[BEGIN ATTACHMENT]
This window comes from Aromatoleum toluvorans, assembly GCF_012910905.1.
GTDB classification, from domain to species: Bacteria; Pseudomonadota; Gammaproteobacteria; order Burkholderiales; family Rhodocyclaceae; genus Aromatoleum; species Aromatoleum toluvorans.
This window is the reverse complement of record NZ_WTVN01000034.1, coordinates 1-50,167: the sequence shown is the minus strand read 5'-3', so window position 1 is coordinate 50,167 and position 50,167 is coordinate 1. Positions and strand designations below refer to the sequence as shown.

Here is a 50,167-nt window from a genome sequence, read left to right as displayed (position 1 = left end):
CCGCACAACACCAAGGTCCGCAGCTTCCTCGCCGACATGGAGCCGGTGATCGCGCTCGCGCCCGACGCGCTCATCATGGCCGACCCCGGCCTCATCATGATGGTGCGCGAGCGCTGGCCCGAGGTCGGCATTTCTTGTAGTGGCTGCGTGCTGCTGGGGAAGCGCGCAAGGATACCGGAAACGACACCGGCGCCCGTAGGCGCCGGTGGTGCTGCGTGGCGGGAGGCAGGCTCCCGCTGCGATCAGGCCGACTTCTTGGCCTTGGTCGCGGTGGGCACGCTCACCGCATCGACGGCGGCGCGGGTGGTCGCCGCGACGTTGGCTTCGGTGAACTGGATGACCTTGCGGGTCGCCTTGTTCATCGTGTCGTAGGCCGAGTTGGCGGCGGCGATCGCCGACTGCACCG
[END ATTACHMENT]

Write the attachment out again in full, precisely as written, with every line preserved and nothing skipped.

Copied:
This window comes from Aromatoleum toluvorans, assembly GCF_012910905.1.
GTDB classification, from domain to species: Bacteria; Pseudomonadota; Gammaproteobacteria; order Burkholderiales; family Rhodocyclaceae; genus Aromatoleum; species Aromatoleum toluvorans.
This window is the reverse complement of record NZ_WTVN01000034.1, coordinates 1-50,167: the sequence shown is the minus strand read 5'-3', so window position 1 is coordinate 50,167 and position 50,167 is coordinate 1. Positions and strand designations below refer to the sequence as shown.

Here is a 50,167-nt window from a genome sequence, read left to right as displayed (position 1 = left end):
CCGCACAACACCAAGGTCCGCAGCTTCCTCGCCGACATGGAGCCGGTGATCGCGCTCGCGCCCGACGCGCTCATCATGGCCGACCCCGGCCTCATCATGATGGTGCGCGAGCGCTGGCCCGAGGTCGGCATTTCTTGTAGTGGCTGCGTGCTGCTGGGGAAGCGCGCAAGGATACCGGAAACGACACCGGCGCCCGTAGGCGCCGGTGGTGCTGCGTGGCGGGAGGCAGGCTCCCGCTGCGATCAGGCCGACTTCTTGGCCTTGGTCGCGGTGGGCACGCTCACCGCATCGACGGCGGCGCGGGTGGTCGCCGCGACGTTGGCTTCGGTGAACTGGATGACCTTGCGGGTCGCCTTGTTCATCGTGTCGTAGGCCGAGTTGGCGGCGGCGATCGCCGACTGCACCG